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The Battalion

The Student News Site of Texas A&M University - College Station

The Battalion

The Student News Site of Texas A&M University - College Station

The Battalion

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Members of the 2023-2024 Aggie Muster Committee pose outside the Jack K. Williams Administration Building. (Photo courtesy of Aggie Muster Committee)
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Fraternity shares diversity concerns with student leaders

Members of Alpha Phi Alpha, a historically black fraternity, expressed concerns about whether diversity was only an “appearances” issue or if the campus was actually concerned about it Wednesday night in Rudder.
The 40 members present asked student body president Jack Hildebrand and Young Conservatives of Texas chairman Mark McCraig questions about issues facing A&M students, especially minority students, during a discussion forum that was held as part of Alpha Weekend 2004.
“It was important to have dialogue with Jack (Hildebrand) since he represents the whole student body,” said Kaku Barkon, a sophomore biology major.
The Alpha members questioned McCaig and Hildebrand’s ideas of diversity efforts at A&M and expressed worries about the low number of minorities at the University.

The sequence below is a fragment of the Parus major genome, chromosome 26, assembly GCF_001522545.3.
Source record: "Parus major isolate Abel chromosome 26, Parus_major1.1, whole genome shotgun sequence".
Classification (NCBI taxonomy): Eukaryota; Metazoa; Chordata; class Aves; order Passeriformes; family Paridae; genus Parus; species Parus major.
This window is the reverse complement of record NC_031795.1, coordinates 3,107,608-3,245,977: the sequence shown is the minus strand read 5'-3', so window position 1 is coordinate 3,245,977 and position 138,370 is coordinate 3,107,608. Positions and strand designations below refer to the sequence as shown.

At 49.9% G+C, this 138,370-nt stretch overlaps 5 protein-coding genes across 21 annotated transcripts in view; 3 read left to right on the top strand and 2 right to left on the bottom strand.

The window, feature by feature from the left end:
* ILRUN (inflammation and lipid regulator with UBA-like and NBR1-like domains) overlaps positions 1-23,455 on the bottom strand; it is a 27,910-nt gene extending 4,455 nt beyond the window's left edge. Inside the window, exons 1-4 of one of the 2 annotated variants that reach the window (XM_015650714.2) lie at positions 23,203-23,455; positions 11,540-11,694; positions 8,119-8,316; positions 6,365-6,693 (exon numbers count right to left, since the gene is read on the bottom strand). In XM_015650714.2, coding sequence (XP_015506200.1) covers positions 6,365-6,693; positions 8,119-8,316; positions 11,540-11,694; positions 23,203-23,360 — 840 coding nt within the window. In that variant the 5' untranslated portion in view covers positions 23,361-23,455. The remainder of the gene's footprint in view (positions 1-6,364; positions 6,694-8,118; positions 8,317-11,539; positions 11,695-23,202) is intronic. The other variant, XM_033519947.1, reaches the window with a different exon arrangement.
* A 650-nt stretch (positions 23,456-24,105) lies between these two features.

“People need to open their eyes and see that everything is not perfect,” said Anysia Callis, a sophomore music major. “We need to dispel the myths of multiculturalism.”
Hildebrand said diversity is important to the University and that he wants the minority population to grow at A&M.
Some Alpha members raised questions about YCT’s past events and viewpoints, especially the YCT-sponsored affirmative action bake sale, which they considered offensive. Some Alpha members said the YCT should have addressed the affirmitive action Supreme Court case in a different way.
McCaig said he didn’t think the YCT’s bake sale was offensive and that if they hadn’t done something like the bake sale, no dialogue would’ve been created about the case.
The Alphas addressed their desire for A&M to educate students on minority issues to try to diminish some of the close-mindedness present on campus.
“People need to respect rather than accept differences,” Callis said.
The Alphas also questioned University actions being done to help young African Americans succeed in college, equality in admissions, and the reasons behind the low numbers of minority population.
Both McCaig and Hildebrand said that recruiting is good for A&M because it’s bringing more diversity to A&M.
Hildebrand also fielded the Alpha’s questions about general campus issues, including grade exclusion, the parking situation, bike violations, theft and crime rates and tuition increases.

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